The Academy of Science of St. Louis will honor 10 faculty members from Washington University in St. Louis for their contributions and leadership in science and medicine.
The academy will present the Outstanding St. Louis Scientists Awards at its 18th annual dinner Thursday, April 19, at the Chase Park Plaza Hotel.
The awards are designed to focus attention on St. Louis individuals and institutions known around the world for scientific contributions to research, industry and quality of life.
The WUSTL winners:
Michael W. Friedlander, PhD, professor emeritus of physics in Arts & Sciences, will receive the Science Educator Award.
For more than four decades, Friedlander has played a major role in science education both locally and nationally. Each semester since 1994, he has organized a series of four “Saturday Science” public lectures in Department of Physics. The 200-seat lecture hall is often filled.
Beyond the region, Friedlander has been an influence for science understanding with his five books written for the general public. The two published by Harvard University Press describe the history of the study of cosmic rays and what is now known about these energetic particles — an area of astrophysics to which he has contributed significant original research.
Jeffrey I. Gordon, MD, the Robert J. Glazer Distinguished Professor of Pathology and Immunology and founding director of the Center for Genome Sciences and Systems Biology, will receive the Peter H. Raven Lifetime Achievement Award.
Gordon is recognized for his leadership in “establishing the field of human microbiome research.”
His work and this field are providing new understanding of the origins of our biological differences, new approaches for understanding how changes in our cultural traditions and lifestyles are impacting our health and risk for various diseases and new therapeutic approaches to illnesses previously thought to have a microbial component.
A central focus of his lab is the relationship between gut microbial communities and the nutritional status of infants, children and adults living in Westernized and non-Westernized societies.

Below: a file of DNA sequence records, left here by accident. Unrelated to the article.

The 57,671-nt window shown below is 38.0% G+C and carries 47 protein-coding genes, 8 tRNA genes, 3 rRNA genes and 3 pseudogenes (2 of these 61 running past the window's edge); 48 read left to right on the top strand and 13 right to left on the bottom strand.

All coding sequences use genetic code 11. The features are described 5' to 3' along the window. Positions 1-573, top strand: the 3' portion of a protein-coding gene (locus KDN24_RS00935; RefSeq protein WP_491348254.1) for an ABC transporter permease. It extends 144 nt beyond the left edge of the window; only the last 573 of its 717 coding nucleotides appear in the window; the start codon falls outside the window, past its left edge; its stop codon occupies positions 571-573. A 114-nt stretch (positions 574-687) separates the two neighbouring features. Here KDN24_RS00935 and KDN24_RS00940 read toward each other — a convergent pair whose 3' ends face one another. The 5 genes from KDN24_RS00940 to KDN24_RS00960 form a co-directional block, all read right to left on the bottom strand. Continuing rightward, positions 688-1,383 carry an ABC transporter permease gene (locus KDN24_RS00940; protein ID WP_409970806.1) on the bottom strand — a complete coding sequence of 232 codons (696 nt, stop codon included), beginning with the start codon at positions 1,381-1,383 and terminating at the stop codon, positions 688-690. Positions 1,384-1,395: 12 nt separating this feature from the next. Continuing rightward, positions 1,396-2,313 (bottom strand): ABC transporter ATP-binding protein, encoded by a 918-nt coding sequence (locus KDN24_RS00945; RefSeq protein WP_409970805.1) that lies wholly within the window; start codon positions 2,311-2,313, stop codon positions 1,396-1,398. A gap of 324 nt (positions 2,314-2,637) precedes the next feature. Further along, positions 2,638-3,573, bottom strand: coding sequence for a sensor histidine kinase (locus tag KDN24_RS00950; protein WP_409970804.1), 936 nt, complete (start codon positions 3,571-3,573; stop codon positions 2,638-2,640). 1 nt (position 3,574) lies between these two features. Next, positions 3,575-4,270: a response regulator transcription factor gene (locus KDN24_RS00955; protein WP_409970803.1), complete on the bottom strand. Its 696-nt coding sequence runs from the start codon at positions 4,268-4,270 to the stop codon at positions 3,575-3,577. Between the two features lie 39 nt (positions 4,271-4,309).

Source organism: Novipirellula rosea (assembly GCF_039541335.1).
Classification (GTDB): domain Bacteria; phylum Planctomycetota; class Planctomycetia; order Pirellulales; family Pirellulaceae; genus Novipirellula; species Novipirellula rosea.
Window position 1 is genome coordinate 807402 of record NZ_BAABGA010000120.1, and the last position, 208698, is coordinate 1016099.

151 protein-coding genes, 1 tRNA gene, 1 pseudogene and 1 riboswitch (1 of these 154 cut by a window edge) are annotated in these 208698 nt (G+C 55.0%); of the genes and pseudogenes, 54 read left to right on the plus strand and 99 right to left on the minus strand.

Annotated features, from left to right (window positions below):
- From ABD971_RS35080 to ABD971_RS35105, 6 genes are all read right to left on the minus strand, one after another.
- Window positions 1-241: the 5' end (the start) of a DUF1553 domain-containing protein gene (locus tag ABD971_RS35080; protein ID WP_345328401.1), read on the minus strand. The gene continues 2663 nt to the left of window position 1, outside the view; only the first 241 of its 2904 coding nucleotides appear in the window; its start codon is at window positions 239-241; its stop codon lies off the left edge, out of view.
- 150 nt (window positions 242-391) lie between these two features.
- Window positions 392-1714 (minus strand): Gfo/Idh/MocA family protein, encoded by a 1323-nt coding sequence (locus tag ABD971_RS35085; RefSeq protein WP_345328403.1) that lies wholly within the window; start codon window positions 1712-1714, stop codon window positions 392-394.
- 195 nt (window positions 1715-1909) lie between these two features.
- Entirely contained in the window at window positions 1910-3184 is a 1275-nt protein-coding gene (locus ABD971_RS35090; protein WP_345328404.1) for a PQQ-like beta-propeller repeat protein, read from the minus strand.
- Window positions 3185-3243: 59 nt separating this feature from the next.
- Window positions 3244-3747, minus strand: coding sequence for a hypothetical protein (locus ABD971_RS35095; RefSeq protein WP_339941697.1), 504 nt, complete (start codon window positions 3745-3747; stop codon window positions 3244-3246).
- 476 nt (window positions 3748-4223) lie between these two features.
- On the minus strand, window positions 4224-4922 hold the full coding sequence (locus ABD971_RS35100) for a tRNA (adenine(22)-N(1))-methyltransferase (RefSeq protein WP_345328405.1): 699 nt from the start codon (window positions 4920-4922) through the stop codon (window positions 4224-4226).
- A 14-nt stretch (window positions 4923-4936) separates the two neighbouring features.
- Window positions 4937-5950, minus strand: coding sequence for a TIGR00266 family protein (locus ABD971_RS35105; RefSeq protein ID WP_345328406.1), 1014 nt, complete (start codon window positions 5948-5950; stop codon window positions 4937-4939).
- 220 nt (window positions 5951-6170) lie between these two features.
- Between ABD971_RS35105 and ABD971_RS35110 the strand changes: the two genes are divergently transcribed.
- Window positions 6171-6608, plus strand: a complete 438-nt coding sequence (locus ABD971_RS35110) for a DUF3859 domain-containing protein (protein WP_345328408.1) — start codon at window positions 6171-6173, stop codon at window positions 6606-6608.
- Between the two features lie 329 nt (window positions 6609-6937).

Scott J. Hultgren, PhD, the Helen Lehbrink Stoever Professor of Molecular Microbiology and director of the Center for Women’s Infectious Disease Research, will receive the Fellows Award.
Hultgren, one of the world’s most accomplished microbiologists, studies urinary tract infections, the most common infectious complaint of women in primary outpatient clinics.
His research has changed scientists’ understanding of the molecular basis of chronic and recurrent urinary tract infections. In addition, he is developing new antibiotics and vaccines to prevent and treat the infections.
Also active in women’s health policy, Hultgren contributed to the strategic plan developed by the Office of Research in Women’s Health to set priorities for research at the National Institutes of Health (NIH). Hultgren was elected into the National Academy of Sciences in 2011.
Timothy J. Ley, MD, the Lewis T. and Rosalind B. Apple Chair in Oncology, professor of medicine and of genetics, and associate director of The Genome Institute; Elaine R. Mardis, PhD, professor of genetics and of molecular microbiology, co-director and director of technology development of The Genome Institute; and Richard K. Wilson, PhD, professor of genetics and director of The Genome Institute, will share the George Engelmann Interdisciplinary/Collaborative Science Award, a new award that recognizes outstanding achievement in science, engineering or technology that results from collaboration among two or more individuals across disciplinary and/or institutional boundaries.